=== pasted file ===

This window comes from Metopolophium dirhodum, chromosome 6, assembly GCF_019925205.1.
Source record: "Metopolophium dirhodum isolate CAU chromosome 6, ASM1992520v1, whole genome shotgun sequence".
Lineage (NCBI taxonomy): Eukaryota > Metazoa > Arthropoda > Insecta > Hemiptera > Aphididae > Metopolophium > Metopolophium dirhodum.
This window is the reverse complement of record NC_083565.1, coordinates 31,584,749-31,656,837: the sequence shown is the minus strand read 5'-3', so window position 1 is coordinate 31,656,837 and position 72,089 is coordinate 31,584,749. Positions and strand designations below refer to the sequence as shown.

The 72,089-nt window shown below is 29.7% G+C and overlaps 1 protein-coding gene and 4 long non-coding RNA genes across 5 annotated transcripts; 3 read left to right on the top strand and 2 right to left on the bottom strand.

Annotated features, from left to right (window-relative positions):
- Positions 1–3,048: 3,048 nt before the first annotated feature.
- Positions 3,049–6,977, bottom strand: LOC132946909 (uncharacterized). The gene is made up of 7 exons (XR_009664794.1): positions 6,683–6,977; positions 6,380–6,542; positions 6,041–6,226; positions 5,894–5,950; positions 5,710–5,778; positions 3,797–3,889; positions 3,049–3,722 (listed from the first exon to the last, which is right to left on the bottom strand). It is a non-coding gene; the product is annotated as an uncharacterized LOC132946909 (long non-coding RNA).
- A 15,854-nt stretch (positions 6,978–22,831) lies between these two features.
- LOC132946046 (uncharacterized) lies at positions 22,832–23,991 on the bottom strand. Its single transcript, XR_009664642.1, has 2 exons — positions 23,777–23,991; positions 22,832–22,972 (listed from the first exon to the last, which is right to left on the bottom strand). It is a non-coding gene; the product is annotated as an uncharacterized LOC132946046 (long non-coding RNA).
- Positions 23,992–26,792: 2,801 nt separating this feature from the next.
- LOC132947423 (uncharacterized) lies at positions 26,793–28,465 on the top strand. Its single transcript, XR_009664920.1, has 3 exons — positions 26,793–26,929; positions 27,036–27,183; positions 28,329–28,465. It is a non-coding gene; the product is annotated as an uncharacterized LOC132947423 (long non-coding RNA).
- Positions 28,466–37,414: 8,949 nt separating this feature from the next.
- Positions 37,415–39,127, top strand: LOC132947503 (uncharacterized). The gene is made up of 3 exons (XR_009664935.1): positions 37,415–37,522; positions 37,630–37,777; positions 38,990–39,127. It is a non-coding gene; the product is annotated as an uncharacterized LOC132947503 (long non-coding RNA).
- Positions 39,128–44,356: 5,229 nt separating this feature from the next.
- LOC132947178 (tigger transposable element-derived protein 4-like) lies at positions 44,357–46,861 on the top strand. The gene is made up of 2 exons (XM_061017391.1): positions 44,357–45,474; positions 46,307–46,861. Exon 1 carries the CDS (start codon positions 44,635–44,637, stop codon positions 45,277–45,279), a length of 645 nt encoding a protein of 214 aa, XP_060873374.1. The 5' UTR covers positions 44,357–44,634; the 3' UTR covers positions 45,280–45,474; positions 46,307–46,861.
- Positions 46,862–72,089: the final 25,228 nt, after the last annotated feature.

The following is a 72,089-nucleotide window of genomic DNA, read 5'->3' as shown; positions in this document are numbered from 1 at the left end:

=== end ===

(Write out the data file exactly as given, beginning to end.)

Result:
This window comes from Metopolophium dirhodum, chromosome 6, assembly GCF_019925205.1.
Source record: "Metopolophium dirhodum isolate CAU chromosome 6, ASM1992520v1, whole genome shotgun sequence".
Lineage (NCBI taxonomy): Eukaryota > Metazoa > Arthropoda > Insecta > Hemiptera > Aphididae > Metopolophium > Metopolophium dirhodum.
This window is the reverse complement of record NC_083565.1, coordinates 31,584,749-31,656,837: the sequence shown is the minus strand read 5'-3', so window position 1 is coordinate 31,656,837 and position 72,089 is coordinate 31,584,749. Positions and strand designations below refer to the sequence as shown.

The 72,089-nt window shown below is 29.7% G+C and overlaps 1 protein-coding gene and 4 long non-coding RNA genes across 5 annotated transcripts; 3 read left to right on the top strand and 2 right to left on the bottom strand.

Annotated features, from left to right (window-relative positions):
- Positions 1–3,048: 3,048 nt before the first annotated feature.
- Positions 3,049–6,977, bottom strand: LOC132946909 (uncharacterized). The gene is made up of 7 exons (XR_009664794.1): positions 6,683–6,977; positions 6,380–6,542; positions 6,041–6,226; positions 5,894–5,950; positions 5,710–5,778; positions 3,797–3,889; positions 3,049–3,722 (listed from the first exon to the last, which is right to left on the bottom strand). It is a non-coding gene; the product is annotated as an uncharacterized LOC132946909 (long non-coding RNA).
- A 15,854-nt stretch (positions 6,978–22,831) lies between these two features.
- LOC132946046 (uncharacterized) lies at positions 22,832–23,991 on the bottom strand. Its single transcript, XR_009664642.1, has 2 exons — positions 23,777–23,991; positions 22,832–22,972 (listed from the first exon to the last, which is right to left on the bottom strand). It is a non-coding gene; the product is annotated as an uncharacterized LOC132946046 (long non-coding RNA).
- Positions 23,992–26,792: 2,801 nt separating this feature from the next.
- LOC132947423 (uncharacterized) lies at positions 26,793–28,465 on the top strand. Its single transcript, XR_009664920.1, has 3 exons — positions 26,793–26,929; positions 27,036–27,183; positions 28,329–28,465. It is a non-coding gene; the product is annotated as an uncharacterized LOC132947423 (long non-coding RNA).
- Positions 28,466–37,414: 8,949 nt separating this feature from the next.
- Positions 37,415–39,127, top strand: LOC132947503 (uncharacterized). The gene is made up of 3 exons (XR_009664935.1): positions 37,415–37,522; positions 37,630–37,777; positions 38,990–39,127. It is a non-coding gene; the product is annotated as an uncharacterized LOC132947503 (long non-coding RNA).
- Positions 39,128–44,356: 5,229 nt separating this feature from the next.
- LOC132947178 (tigger transposable element-derived protein 4-like) lies at positions 44,357–46,861 on the top strand. The gene is made up of 2 exons (XM_061017391.1): positions 44,357–45,474; positions 46,307–46,861. Exon 1 carries the CDS (start codon positions 44,635–44,637, stop codon positions 45,277–45,279), a length of 645 nt encoding a protein of 214 aa, XP_060873374.1. The 5' UTR covers positions 44,357–44,634; the 3' UTR covers positions 45,280–45,474; positions 46,307–46,861.
- Positions 46,862–72,089: the final 25,228 nt, after the last annotated feature.

The following is a 72,089-nucleotide window of genomic DNA, read 5'->3' as shown; positions in this document are numbered from 1 at the left end: